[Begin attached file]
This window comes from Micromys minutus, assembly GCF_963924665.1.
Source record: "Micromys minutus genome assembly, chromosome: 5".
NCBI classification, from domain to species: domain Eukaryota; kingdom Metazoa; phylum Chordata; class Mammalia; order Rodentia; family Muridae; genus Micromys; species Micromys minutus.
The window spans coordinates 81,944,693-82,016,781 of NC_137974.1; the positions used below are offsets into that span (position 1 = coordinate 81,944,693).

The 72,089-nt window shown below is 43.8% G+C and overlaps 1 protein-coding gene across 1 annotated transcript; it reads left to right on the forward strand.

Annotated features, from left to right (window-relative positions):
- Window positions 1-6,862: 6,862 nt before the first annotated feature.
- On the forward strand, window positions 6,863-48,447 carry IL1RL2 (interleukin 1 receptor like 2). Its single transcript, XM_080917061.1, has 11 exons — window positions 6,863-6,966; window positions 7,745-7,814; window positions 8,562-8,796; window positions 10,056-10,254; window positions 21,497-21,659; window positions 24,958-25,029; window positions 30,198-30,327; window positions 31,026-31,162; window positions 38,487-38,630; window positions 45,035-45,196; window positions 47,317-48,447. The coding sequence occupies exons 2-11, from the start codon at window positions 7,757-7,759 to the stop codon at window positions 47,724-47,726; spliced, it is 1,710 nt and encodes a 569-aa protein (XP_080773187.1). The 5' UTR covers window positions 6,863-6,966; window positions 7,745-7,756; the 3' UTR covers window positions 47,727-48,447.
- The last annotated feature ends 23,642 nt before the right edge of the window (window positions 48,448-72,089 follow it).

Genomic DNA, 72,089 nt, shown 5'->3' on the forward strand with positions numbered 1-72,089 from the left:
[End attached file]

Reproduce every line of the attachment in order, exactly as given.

This window comes from Micromys minutus, assembly GCF_963924665.1.
Source record: "Micromys minutus genome assembly, chromosome: 5".
NCBI classification, from domain to species: domain Eukaryota; kingdom Metazoa; phylum Chordata; class Mammalia; order Rodentia; family Muridae; genus Micromys; species Micromys minutus.
The window spans coordinates 81,944,693-82,016,781 of NC_137974.1; the positions used below are offsets into that span (position 1 = coordinate 81,944,693).

The 72,089-nt window shown below is 43.8% G+C and overlaps 1 protein-coding gene across 1 annotated transcript; it reads left to right on the forward strand.

Annotated features, from left to right (window-relative positions):
- Window positions 1-6,862: 6,862 nt before the first annotated feature.
- On the forward strand, window positions 6,863-48,447 carry IL1RL2 (interleukin 1 receptor like 2). Its single transcript, XM_080917061.1, has 11 exons — window positions 6,863-6,966; window positions 7,745-7,814; window positions 8,562-8,796; window positions 10,056-10,254; window positions 21,497-21,659; window positions 24,958-25,029; window positions 30,198-30,327; window positions 31,026-31,162; window positions 38,487-38,630; window positions 45,035-45,196; window positions 47,317-48,447. The coding sequence occupies exons 2-11, from the start codon at window positions 7,757-7,759 to the stop codon at window positions 47,724-47,726; spliced, it is 1,710 nt and encodes a 569-aa protein (XP_080773187.1). The 5' UTR covers window positions 6,863-6,966; window positions 7,745-7,756; the 3' UTR covers window positions 47,727-48,447.
- The last annotated feature ends 23,642 nt before the right edge of the window (window positions 48,448-72,089 follow it).

Genomic DNA, 72,089 nt, shown 5'->3' on the forward strand with positions numbered 1-72,089 from the left: